Life in London is a shopper’s paradise. From traditional department stores, to trendy young designers shops, there is something for everyone.
Oxford Street Department Stores - Marks & Spencer, Selfridges, John Lewis, House of Fraser.
Shopping Streets in London's Centre - Oxford Street, Regents Street, Marylebone High Street, Carnaby Street, Kensington High Street, Piccadilly Street.
Primark, Oxford Street - Sells cheap clothes, jewelry, shoes, and home accessories. Tube: Marble Arch.
Westfield - The largest shopping centre in Europe. Here you can find high street shops as well as luxury brands. Tube: Shepherd's Bush.
Markets are a fixture of life in London, here are a few that you can't miss:
Columbia Market - A lively market which mainly consist plants, flowers and garden items. A picturesque place, this market is great if you want to buy greens. Tube: Liverpool Street.
Brick Lane Market, East London - You can find anything from furniture to second hand clothes, records, fruits, vegetables, and a many small cafes and galleries of contemporary art. The market is open on Sundays only. Tube: Liverpool Street.
Spitalfields - Two markets: traders market and crafts market. A great street market where you can find antiques, vintage clothes (on Thursday), art objects and art and fashion (on Friday) and a general market (on Sunday). During the summer months, almost every day you can find stalls in the arts market. Click here for more information.
Borough Market - This food market is located in the southeastern part of the city, under the railroad tracks not far from the River Thames. This is the largest and oldest food market in London – active since Roman times, So if you fancy sampling some world cuisine, this is the place to go to with stalls offering fruit and vegetables, fish and meats, drinks, nuts, spices and breads and mini-foods from around the world. On Saturdays there is a lively farmers market and on sunny weekends it can get very busy. Open – Thursday to Saturday. Tube: London Bridge. Click here for more information.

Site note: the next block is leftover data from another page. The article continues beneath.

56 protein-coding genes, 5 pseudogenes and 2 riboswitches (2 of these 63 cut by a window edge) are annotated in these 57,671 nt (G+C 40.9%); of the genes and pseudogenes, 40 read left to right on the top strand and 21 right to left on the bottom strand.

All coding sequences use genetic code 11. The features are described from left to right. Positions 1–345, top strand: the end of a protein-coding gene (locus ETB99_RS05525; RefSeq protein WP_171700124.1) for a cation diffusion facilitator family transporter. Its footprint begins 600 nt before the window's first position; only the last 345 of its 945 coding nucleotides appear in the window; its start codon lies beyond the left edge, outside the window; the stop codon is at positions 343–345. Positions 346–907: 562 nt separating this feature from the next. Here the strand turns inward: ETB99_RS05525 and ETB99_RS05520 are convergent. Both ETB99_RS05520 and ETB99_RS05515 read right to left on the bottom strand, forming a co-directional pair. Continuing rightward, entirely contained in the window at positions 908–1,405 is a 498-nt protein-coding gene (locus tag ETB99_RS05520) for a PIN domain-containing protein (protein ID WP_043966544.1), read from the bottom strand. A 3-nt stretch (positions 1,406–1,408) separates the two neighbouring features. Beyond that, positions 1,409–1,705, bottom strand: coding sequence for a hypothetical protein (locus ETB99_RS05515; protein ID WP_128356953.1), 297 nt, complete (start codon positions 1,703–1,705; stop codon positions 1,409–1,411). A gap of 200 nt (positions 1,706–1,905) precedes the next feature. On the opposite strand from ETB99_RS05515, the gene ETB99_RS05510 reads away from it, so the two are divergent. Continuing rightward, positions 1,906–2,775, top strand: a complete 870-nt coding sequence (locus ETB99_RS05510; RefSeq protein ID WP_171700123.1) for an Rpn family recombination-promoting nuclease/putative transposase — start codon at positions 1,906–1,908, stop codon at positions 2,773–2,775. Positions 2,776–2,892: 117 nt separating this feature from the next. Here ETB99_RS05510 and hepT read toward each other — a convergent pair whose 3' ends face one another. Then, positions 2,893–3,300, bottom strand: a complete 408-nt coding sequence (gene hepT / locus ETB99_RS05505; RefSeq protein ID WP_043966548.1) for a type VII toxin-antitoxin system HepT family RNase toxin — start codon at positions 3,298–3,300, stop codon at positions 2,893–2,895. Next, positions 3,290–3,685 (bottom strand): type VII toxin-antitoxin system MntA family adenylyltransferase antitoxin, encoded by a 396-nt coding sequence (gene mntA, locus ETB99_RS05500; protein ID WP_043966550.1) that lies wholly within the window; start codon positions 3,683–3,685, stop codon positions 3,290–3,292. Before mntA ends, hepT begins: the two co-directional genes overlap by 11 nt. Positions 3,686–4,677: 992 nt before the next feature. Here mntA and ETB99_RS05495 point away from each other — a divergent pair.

Covent Garden - A square of shopping and entertainment found in the Borough of Westminster in central London district of Camden. On Sundays you can find - street-artists perform and stalls spring up. Also, the square is a great place to do some antique hunting. Open – every day. Tube: Covent Garden
Camden Market, Regent's Canal - One of the most popular markets in London, and includes 6 markets. This is a very touristy place. You can find some cool clothes, shoes, jewelry, gifts and souvenirs - The market is busy and crowded, especially on weekends. Tube: Camden Town
Portobello Road Market, Notting Hill - This is one of the most famous markets in the world. It has a lovely antique market, a nice flea market, and a colorful fruits and vegetables market. The antique market is open only on Saturdays, while the other markets are open from Monday - Saturday. Tube: Notting Hill Gate
Day Trips Out Of London
Henley on Thames - One of the most charming towns in the region is Henley on Thames, which is famous mainly thanks to its Regatta held every summer, during which important sailing events take place along with a variety of street events, shows, happenings and great atmosphere. During the rest of the year Henley is calm and peaceful town full of architectural pearls. This is an ideal place for a leisurely stroll by the river; architectural tour along the ancient streets, sitting in pubs and tea houses and shopping in unique stores, of which this town has plenty to offer. Click here for more information.
Leeds Castle - One of the most beautiful castles in England and it is also suitable for families travelling to London with children who might find it interesting. The castle is situated on two small islands in the heart of a pastoral lake where waterfalls, swans and waterfowl sailing peacefully. Gardens around the castle are spectacular and inside the castle are magnificent halls rooms. Click here for more information.
Windsor Castle - When living in London, you cannot miss a visit to nearby Windsor. The castle, which is the official residence of the Queen, is about 900 years old, and includes a thousand rooms (!), making it officially the largest ancient castle in Britain. The main attractions include a variety of luxurious rooms and art treasures, Chapel of St. George with its impressive Gothic architecture, the Queen Mary's Dolls house and of course the Royal Guards exchange ceremony.
Oxford - One of the most popular destinations for a day trip from London. The main attraction of this beautiful city is its ancient university, one of the world's leading academic institutions. Not all the colleges are open for visit, but many of them can be visited independently or with a guided tour.
Cambridge - We suggest two ways to explore this city. The first one is through Trumpington Street, the main road of the ancient city, walking along its streets and alleys. The second option is through the cities backdoor- The backs. The vast gardens surrounding it give an impressive overview of the city's Victorian Gothic buildings. Both tracks should reach river Cam, where you can rent a boat and sail under the bridges, and feel the caressing willow branches.